Requiem for a Dream of Mozambique?

Mozambican Journalist Carlos Cardoso’s Suspected Killers on Trial

Citizens in Mozambique pay homage to Carlos Cardoso at the spot where he was assassinated
Maputo, Mozambique Nov. 23, 2000: Citizens pay homage to slain journalist Carlos Cardoso at the place of his death, one day after the fact (Photo: Armando Munguambe).

When someone dies, we grieve more than the simple loss of a person we knew. We grieve for ourselves, for the family, for those whose lives he touched, for those he would have touched.

In the case of Carlos Cardoso—crusading editor, dogged investigative journalist, family man, friend, and patriot in the best sense of the word—my grief is for a nation: The still-young but no longer so hopeful nation of Mozambique, one of the poorest in the world, and yet one to which Carlos devoted all of his world-class talent, energy, and charm.

Carlos Cardoso has been dead for two years. He was assassinated in the street in Maputo, Mozambique’s capital, in November 2000. This December, with the trial of his accused killers, Carlos’s death, and his life, have come back into sharp focus for me—as for many others who admired and respected him.

Like many other reporters working in Southern Africa in the 1980s, I knew Carlos and liked him a great deal. As editor of the official Mozambique news agency, AIM, Carlos was an indispensable local contact for outside journalists seeking to understand the country—socialist in orientation, hosting experts, technicians, soldiers, and spies from the Soviet Union and East Germany, but markedly independent and assertive of its own identity.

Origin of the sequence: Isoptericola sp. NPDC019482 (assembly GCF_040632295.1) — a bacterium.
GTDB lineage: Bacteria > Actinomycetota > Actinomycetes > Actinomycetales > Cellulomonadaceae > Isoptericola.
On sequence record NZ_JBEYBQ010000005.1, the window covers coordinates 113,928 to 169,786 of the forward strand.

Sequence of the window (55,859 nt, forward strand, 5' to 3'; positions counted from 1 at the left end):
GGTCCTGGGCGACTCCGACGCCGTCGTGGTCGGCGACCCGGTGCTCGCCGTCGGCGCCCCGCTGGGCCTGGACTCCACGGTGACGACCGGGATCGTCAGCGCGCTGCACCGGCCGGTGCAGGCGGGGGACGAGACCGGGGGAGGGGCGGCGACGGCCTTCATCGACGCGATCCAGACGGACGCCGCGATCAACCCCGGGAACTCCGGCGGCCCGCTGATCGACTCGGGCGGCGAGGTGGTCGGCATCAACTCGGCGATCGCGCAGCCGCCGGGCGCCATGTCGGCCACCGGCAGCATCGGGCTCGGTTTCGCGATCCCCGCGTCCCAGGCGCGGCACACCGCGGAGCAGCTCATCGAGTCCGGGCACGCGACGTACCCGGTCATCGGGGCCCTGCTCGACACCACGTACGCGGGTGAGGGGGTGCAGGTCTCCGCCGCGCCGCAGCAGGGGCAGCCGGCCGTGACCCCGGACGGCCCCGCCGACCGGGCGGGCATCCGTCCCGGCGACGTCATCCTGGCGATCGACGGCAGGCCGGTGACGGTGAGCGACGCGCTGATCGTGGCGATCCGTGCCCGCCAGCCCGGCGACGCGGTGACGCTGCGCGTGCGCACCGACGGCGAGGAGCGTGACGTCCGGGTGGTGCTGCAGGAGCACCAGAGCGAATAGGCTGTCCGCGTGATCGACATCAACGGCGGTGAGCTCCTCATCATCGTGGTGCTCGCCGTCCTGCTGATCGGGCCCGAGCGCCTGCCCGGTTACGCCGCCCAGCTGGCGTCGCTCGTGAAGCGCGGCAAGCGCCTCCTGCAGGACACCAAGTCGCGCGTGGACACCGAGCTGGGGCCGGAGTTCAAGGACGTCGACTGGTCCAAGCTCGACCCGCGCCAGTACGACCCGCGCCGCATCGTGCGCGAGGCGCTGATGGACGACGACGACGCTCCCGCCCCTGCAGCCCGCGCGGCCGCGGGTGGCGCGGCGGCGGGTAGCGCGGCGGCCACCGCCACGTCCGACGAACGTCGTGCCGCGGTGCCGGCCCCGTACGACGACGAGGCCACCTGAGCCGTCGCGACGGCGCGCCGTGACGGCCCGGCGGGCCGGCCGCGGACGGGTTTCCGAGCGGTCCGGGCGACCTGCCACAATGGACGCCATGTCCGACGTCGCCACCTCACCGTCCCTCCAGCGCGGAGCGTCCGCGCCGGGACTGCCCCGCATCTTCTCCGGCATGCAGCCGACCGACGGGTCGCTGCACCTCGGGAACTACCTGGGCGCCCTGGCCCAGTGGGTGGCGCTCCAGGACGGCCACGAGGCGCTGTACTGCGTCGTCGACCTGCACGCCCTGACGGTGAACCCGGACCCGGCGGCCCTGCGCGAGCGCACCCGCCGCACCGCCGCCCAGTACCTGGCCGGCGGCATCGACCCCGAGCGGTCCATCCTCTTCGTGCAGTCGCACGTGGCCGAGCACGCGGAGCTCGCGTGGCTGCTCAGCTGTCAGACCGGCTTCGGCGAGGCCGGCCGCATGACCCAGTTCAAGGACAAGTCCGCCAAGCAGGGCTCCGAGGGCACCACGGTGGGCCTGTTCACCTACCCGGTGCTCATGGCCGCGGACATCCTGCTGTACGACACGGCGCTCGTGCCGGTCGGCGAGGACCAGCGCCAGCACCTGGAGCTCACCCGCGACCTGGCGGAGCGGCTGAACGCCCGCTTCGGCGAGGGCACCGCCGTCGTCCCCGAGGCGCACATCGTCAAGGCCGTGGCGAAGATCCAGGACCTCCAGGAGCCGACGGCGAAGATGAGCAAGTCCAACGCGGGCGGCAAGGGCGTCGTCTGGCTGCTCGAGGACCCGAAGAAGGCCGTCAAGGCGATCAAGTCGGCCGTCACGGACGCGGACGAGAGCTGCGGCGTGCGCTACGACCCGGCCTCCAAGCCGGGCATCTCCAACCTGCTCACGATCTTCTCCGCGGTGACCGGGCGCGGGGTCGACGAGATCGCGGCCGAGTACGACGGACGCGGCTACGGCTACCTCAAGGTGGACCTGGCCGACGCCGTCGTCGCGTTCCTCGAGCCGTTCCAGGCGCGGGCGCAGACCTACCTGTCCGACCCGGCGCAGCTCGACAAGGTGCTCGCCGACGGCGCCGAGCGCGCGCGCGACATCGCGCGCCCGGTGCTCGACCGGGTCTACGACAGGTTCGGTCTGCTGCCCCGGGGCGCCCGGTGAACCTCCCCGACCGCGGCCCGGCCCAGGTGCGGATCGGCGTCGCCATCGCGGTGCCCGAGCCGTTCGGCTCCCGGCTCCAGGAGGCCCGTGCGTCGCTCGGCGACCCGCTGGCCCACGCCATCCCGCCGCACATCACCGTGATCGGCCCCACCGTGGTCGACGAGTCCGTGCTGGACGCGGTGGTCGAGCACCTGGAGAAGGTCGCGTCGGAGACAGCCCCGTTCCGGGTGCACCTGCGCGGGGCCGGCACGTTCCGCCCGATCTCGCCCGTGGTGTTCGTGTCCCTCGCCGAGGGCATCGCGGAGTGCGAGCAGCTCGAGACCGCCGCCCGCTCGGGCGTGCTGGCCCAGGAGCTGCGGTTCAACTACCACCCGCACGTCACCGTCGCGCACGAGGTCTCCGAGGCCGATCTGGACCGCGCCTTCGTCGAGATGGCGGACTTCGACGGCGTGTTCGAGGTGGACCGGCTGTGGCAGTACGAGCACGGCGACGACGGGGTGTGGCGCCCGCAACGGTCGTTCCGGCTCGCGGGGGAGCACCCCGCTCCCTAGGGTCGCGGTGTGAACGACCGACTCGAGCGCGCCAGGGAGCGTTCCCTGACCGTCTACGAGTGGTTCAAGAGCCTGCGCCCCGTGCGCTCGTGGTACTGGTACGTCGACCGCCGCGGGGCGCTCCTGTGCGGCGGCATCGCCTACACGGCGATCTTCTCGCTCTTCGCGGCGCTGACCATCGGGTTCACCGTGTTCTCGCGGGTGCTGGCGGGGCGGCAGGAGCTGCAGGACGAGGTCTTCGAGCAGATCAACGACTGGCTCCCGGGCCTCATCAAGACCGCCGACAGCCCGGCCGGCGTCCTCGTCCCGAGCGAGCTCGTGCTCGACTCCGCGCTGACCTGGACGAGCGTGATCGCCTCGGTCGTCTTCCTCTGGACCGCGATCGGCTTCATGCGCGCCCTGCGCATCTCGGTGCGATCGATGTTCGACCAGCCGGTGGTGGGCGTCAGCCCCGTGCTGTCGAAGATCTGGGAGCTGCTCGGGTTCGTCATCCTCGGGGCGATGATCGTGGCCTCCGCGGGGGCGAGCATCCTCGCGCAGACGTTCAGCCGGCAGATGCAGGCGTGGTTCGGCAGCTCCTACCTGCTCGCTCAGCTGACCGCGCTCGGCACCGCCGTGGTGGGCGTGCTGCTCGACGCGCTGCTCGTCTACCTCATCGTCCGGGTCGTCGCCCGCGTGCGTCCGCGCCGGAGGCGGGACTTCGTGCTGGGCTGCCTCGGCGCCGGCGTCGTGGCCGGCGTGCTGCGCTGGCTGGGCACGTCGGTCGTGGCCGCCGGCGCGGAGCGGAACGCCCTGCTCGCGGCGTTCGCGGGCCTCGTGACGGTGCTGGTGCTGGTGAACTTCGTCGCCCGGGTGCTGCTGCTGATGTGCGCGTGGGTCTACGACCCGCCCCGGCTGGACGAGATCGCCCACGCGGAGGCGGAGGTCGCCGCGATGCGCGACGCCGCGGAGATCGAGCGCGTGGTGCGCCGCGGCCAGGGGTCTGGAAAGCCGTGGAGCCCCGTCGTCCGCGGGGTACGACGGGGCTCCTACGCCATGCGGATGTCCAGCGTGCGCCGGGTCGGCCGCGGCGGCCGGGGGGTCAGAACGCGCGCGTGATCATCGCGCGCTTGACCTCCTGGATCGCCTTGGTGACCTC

But Carlos was more than just another of the contacts that traveling journalists must make in countries they visit from time to time. Carlos Cardoso was a phenomenon. One of the very few white people to remain in Mozambique after it gained independence from Portugal in 1975—the Portuguese government essentially collapsed and ran from its overseas colonies—Carlos was a member and a faithful supporter of the ruling Mozambique Liberation Front, known as Frelimo. He was that rarity, an ideological man with a sense of humor, balance, and an enjoyment of the non-ideological aspects of life. Bearded, short of stature, solid, smiling, humorous, Carlos was a charismatic, persuasive spokesman for the cause he espoused. To my knowledge, he never stopped believing in the multiracial, socialist, grass-roots democratic principles that made newly independent Mozambique a magnet in the 1970s for idealistic young Westerners and aid agencies wanting this experiment to succeed.